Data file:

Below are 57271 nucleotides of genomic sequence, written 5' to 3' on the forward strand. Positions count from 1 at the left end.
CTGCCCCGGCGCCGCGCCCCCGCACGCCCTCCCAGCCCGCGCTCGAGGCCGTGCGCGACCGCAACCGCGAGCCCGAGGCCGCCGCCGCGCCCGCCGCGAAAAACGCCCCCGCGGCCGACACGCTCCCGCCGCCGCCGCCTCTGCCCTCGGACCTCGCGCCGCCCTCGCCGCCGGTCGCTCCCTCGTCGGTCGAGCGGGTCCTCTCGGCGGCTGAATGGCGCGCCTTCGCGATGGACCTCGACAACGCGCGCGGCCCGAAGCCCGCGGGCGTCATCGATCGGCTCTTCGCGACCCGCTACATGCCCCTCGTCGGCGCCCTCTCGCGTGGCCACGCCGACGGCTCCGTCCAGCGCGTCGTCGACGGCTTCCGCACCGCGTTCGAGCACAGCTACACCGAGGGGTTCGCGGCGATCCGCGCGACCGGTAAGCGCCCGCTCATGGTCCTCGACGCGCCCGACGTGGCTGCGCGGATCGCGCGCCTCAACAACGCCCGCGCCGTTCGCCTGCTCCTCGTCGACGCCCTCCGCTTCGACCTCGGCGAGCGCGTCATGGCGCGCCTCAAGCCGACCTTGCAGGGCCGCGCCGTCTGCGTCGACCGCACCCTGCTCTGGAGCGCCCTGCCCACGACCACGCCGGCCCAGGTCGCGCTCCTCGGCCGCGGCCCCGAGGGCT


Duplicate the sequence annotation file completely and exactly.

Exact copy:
Below are 57271 nucleotides of genomic sequence, written 5' to 3' on the forward strand. Positions count from 1 at the left end.
CTGCCCCGGCGCCGCGCCCCCGCACGCCCTCCCAGCCCGCGCTCGAGGCCGTGCGCGACCGCAACCGCGAGCCCGAGGCCGCCGCCGCGCCCGCCGCGAAAAACGCCCCCGCGGCCGACACGCTCCCGCCGCCGCCGCCTCTGCCCTCGGACCTCGCGCCGCCCTCGCCGCCGGTCGCTCCCTCGTCGGTCGAGCGGGTCCTCTCGGCGGCTGAATGGCGCGCCTTCGCGATGGACCTCGACAACGCGCGCGGCCCGAAGCCCGCGGGCGTCATCGATCGGCTCTTCGCGACCCGCTACATGCCCCTCGTCGGCGCCCTCTCGCGTGGCCACGCCGACGGCTCCGTCCAGCGCGTCGTCGACGGCTTCCGCACCGCGTTCGAGCACAGCTACACCGAGGGGTTCGCGGCGATCCGCGCGACCGGTAAGCGCCCGCTCATGGTCCTCGACGCGCCCGACGTGGCTGCGCGGATCGCGCGCCTCAACAACGCCCGCGCCGTTCGCCTGCTCCTCGTCGACGCCCTCCGCTTCGACCTCGGCGAGCGCGTCATGGCGCGCCTCAAGCCGACCTTGCAGGGCCGCGCCGTCTGCGTCGACCGCACCCTGCTCTGGAGCGCCCTGCCCACGACCACGCCGGCCCAGGTCGCGCTCCTCGGCCGCGGCCCCGAGGGCT